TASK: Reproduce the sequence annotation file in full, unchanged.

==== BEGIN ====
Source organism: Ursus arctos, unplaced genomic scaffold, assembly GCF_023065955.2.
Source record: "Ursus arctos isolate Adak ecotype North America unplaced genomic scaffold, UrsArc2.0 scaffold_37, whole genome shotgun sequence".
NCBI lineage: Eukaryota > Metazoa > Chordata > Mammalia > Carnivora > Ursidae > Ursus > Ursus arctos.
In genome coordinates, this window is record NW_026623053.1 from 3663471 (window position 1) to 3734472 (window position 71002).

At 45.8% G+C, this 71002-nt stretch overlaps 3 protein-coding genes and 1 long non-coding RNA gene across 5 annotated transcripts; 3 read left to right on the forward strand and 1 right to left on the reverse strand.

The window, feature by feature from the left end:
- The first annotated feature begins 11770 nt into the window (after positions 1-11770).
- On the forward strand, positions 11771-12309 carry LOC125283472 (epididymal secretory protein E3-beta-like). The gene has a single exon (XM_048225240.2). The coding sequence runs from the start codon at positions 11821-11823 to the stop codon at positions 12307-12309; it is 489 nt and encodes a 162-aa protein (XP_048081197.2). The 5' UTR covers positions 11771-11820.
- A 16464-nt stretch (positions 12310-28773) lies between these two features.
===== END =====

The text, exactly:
Source organism: Ursus arctos, unplaced genomic scaffold, assembly GCF_023065955.2.
Source record: "Ursus arctos isolate Adak ecotype North America unplaced genomic scaffold, UrsArc2.0 scaffold_37, whole genome shotgun sequence".
NCBI lineage: Eukaryota > Metazoa > Chordata > Mammalia > Carnivora > Ursidae > Ursus > Ursus arctos.
In genome coordinates, this window is record NW_026623053.1 from 3663471 (window position 1) to 3734472 (window position 71002).

At 45.8% G+C, this 71002-nt stretch overlaps 3 protein-coding genes and 1 long non-coding RNA gene across 5 annotated transcripts; 3 read left to right on the forward strand and 1 right to left on the reverse strand.

The window, feature by feature from the left end:
- The first annotated feature begins 11770 nt into the window (after positions 1-11770).
- On the forward strand, positions 11771-12309 carry LOC125283472 (epididymal secretory protein E3-beta-like). The gene has a single exon (XM_048225240.2). The coding sequence runs from the start codon at positions 11821-11823 to the stop codon at positions 12307-12309; it is 489 nt and encodes a 162-aa protein (XP_048081197.2). The 5' UTR covers positions 11771-11820.
- A 16464-nt stretch (positions 12310-28773) lies between these two features.